Sometime back, Nielsen’s has done a study on the Indian book market and it spew a few facts –some were yummy and some were yucky. The book market grew at 20.4% during the period of 2011-15. We have over 9000 publishers. The market currently worth Rs 261 billion will touch Rs 739 billion by 2020, which means the CAGR will continue to clock around 20% in the coming years too.
Our economy grows at around 7 plus, GDP grows at 5 and our population grows less then 2%. So, forget about the doomsayers who say reading is dying. Reading is living and growing.
On the rosy side again, book business accounts for 15% percent of the total e-commerce market which, the pundits say, is still on the countdown mode for the blast. But, books account for just 1% of the total retail market. The book market will also piggy ride on our growing literacy rate which is expected to be 90% by 2020.
There are some alarming trends too. 55% of the books sold are written and 35 percent are in Hindi. It means all other regional languages put together have just 10% share.
India projects its diversity as the biggest beauty. According to estimates, 30 languages are spoken by more than a million native speakers, another 122 by more than 10,000. So, these 28 languages and thousands of authors therein scramble for a pie from this minuscule piece of the market. That is not a great news.
But there is another piece of good news. 90% of the English books sold were professional and education books. Half of the fiction books sold are in these non-English and non-Hindi languages. Long live our valiant writers from vernacular languages.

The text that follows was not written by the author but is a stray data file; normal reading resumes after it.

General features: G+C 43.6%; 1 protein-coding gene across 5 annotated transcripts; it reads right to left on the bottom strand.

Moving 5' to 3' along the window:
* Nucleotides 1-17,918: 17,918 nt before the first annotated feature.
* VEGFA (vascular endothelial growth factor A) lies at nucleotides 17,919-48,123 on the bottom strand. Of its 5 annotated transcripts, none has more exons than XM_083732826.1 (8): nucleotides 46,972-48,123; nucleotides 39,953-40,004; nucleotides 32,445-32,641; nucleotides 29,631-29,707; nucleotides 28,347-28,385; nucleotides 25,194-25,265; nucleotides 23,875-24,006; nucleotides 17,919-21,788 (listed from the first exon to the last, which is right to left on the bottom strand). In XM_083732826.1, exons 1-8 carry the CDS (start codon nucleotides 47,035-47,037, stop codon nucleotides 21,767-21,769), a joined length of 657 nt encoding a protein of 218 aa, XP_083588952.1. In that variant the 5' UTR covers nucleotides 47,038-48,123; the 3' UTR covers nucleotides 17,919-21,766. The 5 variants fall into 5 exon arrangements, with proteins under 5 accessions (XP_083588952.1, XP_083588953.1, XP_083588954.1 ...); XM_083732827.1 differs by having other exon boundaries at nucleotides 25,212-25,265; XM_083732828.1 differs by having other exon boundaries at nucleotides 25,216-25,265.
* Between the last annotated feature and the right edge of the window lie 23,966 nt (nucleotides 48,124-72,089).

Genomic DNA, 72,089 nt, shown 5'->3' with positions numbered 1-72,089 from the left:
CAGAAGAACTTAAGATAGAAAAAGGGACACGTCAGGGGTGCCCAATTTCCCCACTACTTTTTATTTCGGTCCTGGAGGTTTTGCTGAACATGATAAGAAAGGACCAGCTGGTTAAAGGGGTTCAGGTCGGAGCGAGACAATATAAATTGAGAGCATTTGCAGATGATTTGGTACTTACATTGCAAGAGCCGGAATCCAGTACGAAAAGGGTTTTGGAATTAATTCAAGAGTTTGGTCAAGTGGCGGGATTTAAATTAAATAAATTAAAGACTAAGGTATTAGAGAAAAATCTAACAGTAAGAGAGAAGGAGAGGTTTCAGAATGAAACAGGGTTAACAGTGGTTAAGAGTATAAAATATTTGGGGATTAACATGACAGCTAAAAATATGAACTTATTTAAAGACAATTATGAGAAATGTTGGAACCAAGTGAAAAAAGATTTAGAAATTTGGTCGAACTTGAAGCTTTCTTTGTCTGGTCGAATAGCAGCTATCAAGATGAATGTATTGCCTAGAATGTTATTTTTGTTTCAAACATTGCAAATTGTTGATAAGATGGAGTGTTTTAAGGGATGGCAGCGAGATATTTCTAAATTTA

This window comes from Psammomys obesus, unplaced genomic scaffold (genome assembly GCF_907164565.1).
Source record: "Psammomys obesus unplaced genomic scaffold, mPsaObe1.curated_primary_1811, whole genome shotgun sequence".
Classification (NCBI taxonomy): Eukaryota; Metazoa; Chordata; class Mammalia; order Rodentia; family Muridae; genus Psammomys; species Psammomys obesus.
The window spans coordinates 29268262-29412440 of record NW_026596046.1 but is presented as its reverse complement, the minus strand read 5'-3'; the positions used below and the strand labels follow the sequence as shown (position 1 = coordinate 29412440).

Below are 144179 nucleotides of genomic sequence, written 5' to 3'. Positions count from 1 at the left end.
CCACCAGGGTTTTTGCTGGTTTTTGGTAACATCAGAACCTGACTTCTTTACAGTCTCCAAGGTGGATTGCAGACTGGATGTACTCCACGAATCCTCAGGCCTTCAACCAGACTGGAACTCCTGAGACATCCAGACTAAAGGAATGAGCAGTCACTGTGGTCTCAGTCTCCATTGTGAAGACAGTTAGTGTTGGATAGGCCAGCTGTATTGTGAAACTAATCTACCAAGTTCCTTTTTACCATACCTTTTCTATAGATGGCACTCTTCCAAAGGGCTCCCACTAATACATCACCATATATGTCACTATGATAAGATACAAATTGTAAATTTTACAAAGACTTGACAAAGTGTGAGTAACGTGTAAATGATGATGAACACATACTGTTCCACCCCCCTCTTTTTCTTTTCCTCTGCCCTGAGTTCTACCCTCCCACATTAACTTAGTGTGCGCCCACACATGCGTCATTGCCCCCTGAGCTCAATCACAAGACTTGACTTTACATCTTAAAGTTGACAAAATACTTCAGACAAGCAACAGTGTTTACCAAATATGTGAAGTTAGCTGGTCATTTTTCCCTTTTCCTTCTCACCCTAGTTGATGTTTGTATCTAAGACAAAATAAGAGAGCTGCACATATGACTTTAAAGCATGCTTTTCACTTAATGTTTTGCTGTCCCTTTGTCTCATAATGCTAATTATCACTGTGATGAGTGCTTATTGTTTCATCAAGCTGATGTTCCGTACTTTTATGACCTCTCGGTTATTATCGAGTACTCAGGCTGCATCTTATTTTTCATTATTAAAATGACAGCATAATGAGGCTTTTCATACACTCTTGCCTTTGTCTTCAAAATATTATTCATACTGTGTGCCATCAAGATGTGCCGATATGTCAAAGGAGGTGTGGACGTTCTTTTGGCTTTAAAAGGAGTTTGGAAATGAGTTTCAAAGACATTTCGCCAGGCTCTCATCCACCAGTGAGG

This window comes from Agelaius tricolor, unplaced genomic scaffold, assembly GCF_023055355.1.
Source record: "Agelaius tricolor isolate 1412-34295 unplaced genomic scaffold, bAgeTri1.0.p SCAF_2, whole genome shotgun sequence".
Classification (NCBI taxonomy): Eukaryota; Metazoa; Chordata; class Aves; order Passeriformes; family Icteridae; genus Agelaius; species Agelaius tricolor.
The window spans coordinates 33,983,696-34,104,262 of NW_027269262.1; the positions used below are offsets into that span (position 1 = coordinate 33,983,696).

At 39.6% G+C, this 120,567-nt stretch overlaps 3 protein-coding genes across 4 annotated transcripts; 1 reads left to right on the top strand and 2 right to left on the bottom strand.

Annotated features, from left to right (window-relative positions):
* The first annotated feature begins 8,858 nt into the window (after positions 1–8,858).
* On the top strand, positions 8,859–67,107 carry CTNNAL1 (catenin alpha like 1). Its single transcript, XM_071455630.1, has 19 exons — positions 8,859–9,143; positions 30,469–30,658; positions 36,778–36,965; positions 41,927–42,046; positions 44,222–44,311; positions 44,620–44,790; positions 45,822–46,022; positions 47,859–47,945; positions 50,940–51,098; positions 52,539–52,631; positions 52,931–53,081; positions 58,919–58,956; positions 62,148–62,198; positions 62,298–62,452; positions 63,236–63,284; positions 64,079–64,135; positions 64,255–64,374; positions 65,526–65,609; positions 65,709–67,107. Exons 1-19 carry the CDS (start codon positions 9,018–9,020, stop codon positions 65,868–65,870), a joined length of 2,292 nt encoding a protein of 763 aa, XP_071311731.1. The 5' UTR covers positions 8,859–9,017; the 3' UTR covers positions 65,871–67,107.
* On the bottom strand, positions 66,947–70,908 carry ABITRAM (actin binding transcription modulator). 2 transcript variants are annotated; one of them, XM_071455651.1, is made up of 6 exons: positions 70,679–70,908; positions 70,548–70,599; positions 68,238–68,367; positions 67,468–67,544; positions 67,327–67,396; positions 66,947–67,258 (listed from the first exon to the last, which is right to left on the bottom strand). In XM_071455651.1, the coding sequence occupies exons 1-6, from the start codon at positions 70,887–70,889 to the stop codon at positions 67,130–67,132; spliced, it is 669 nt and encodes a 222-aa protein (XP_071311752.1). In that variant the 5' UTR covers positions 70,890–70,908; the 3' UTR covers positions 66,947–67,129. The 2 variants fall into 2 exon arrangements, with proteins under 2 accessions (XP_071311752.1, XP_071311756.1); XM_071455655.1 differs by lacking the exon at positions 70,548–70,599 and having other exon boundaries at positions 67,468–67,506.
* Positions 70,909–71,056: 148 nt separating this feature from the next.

There are many learnings from this. Victory has many fathers, so many will take the credit of pushing the book sales or nurturing the reading. But who has to be blamed for dip in the regional languages. There could be many reasons too.
I think, a few fads also have contributed to the growth of English book market. English thrive on our charity. In the public places, we prefer to struggle and chew the English books though we relish the `ghar ka dal’ (mother tongue) at home better. When in the book store, we want to pick up an English book, because the fair lady in jeans and the man in shorts also do the same. We want to talk about English authors or at least about the new breed of Indian English authors. Because, I may look like a `Half boy’ if somebody knows that I have not read one of the pulps from these new kids on the block. And many more such fads…
But on the positive note, there still a vast market yet to tap for the regional literature, may be in the rural areas. We can take the help of technology to reach them. Yet we have some genius writers willing to write in these languages. And there are still hardcore readers who want to battle like foot soldiers for their own mother tongues. That is really the good news.